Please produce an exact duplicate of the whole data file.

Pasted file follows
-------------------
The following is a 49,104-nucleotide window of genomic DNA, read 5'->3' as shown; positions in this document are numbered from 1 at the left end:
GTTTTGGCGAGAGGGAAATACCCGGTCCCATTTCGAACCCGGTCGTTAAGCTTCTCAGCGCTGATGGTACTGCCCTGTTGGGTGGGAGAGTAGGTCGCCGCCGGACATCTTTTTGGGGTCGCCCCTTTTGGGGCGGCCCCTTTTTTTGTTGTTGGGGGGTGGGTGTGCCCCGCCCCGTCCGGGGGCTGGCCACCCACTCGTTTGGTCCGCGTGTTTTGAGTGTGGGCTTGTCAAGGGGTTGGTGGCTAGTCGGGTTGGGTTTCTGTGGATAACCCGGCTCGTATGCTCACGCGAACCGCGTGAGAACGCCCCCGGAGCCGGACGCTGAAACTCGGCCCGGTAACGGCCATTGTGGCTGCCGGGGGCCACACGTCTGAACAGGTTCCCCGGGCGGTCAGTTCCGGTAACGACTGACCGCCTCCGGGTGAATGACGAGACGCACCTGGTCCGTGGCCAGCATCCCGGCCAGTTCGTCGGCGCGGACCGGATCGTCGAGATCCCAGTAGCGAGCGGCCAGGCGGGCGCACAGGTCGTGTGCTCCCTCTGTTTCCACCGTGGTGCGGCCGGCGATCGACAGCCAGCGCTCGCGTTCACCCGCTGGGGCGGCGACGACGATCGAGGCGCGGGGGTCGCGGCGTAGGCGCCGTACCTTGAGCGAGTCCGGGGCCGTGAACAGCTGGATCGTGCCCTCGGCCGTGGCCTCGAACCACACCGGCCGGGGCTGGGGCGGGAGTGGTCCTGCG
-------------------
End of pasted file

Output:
The following is a 49,104-nucleotide window of genomic DNA, read 5'->3' as shown; positions in this document are numbered from 1 at the left end:
GTTTTGGCGAGAGGGAAATACCCGGTCCCATTTCGAACCCGGTCGTTAAGCTTCTCAGCGCTGATGGTACTGCCCTGTTGGGTGGGAGAGTAGGTCGCCGCCGGACATCTTTTTGGGGTCGCCCCTTTTGGGGCGGCCCCTTTTTTTGTTGTTGGGGGGTGGGTGTGCCCCGCCCCGTCCGGGGGCTGGCCACCCACTCGTTTGGTCCGCGTGTTTTGAGTGTGGGCTTGTCAAGGGGTTGGTGGCTAGTCGGGTTGGGTTTCTGTGGATAACCCGGCTCGTATGCTCACGCGAACCGCGTGAGAACGCCCCCGGAGCCGGACGCTGAAACTCGGCCCGGTAACGGCCATTGTGGCTGCCGGGGGCCACACGTCTGAACAGGTTCCCCGGGCGGTCAGTTCCGGTAACGACTGACCGCCTCCGGGTGAATGACGAGACGCACCTGGTCCGTGGCCAGCATCCCGGCCAGTTCGTCGGCGCGGACCGGATCGTCGAGATCCCAGTAGCGAGCGGCCAGGCGGGCGCACAGGTCGTGTGCTCCCTCTGTTTCCACCGTGGTGCGGCCGGCGATCGACAGCCAGCGCTCGCGTTCACCCGCTGGGGCGGCGACGACGATCGAGGCGCGGGGGTCGCGGCGTAGGCGCCGTACCTTGAGCGAGTCCGGGGCCGTGAACAGCTGGATCGTGCCCTCGGCCGTGGCCTCGAACCACACCGGCCGGGGCTGGGGCGGGAGTGGTCCTGCG